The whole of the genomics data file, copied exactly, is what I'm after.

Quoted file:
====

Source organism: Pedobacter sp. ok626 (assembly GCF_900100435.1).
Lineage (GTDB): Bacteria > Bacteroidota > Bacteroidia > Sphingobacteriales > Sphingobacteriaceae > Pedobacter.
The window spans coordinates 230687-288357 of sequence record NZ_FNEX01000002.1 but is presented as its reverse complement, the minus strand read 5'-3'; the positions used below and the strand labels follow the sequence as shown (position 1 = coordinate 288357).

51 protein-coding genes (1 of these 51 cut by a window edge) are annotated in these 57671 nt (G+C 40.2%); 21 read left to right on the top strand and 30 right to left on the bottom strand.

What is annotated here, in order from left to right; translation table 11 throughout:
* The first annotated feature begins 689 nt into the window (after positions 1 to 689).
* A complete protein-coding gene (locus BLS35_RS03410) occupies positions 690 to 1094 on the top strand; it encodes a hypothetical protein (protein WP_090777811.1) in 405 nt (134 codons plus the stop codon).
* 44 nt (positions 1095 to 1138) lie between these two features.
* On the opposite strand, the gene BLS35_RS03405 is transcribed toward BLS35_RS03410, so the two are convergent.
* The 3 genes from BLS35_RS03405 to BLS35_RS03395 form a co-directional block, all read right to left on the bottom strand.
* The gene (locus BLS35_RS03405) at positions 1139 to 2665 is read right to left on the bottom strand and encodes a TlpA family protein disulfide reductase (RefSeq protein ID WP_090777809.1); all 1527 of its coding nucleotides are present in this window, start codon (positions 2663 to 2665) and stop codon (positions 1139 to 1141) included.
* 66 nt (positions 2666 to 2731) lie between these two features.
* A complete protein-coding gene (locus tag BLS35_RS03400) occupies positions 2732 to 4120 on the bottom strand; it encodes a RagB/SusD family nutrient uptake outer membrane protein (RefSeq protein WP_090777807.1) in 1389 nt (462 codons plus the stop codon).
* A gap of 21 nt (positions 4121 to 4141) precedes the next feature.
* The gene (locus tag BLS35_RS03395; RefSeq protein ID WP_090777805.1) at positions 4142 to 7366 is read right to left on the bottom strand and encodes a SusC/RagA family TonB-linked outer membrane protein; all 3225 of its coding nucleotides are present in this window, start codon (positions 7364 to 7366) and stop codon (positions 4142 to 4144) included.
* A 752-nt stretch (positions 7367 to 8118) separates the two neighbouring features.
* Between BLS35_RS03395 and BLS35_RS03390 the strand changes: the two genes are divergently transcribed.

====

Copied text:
Source organism: Pedobacter sp. ok626 (assembly GCF_900100435.1).
Lineage (GTDB): Bacteria > Bacteroidota > Bacteroidia > Sphingobacteriales > Sphingobacteriaceae > Pedobacter.
The window spans coordinates 230687-288357 of sequence record NZ_FNEX01000002.1 but is presented as its reverse complement, the minus strand read 5'-3'; the positions used below and the strand labels follow the sequence as shown (position 1 = coordinate 288357).

51 protein-coding genes (1 of these 51 cut by a window edge) are annotated in these 57671 nt (G+C 40.2%); 21 read left to right on the top strand and 30 right to left on the bottom strand.

What is annotated here, in order from left to right; translation table 11 throughout:
* The first annotated feature begins 689 nt into the window (after positions 1 to 689).
* A complete protein-coding gene (locus BLS35_RS03410) occupies positions 690 to 1094 on the top strand; it encodes a hypothetical protein (protein WP_090777811.1) in 405 nt (134 codons plus the stop codon).
* 44 nt (positions 1095 to 1138) lie between these two features.
* On the opposite strand, the gene BLS35_RS03405 is transcribed toward BLS35_RS03410, so the two are convergent.
* The 3 genes from BLS35_RS03405 to BLS35_RS03395 form a co-directional block, all read right to left on the bottom strand.
* The gene (locus BLS35_RS03405) at positions 1139 to 2665 is read right to left on the bottom strand and encodes a TlpA family protein disulfide reductase (RefSeq protein ID WP_090777809.1); all 1527 of its coding nucleotides are present in this window, start codon (positions 2663 to 2665) and stop codon (positions 1139 to 1141) included.
* 66 nt (positions 2666 to 2731) lie between these two features.
* A complete protein-coding gene (locus tag BLS35_RS03400) occupies positions 2732 to 4120 on the bottom strand; it encodes a RagB/SusD family nutrient uptake outer membrane protein (RefSeq protein WP_090777807.1) in 1389 nt (462 codons plus the stop codon).
* A gap of 21 nt (positions 4121 to 4141) precedes the next feature.
* The gene (locus tag BLS35_RS03395; RefSeq protein ID WP_090777805.1) at positions 4142 to 7366 is read right to left on the bottom strand and encodes a SusC/RagA family TonB-linked outer membrane protein; all 3225 of its coding nucleotides are present in this window, start codon (positions 7364 to 7366) and stop codon (positions 4142 to 4144) included.
* A 752-nt stretch (positions 7367 to 8118) separates the two neighbouring features.
* Between BLS35_RS03395 and BLS35_RS03390 the strand changes: the two genes are divergently transcribed.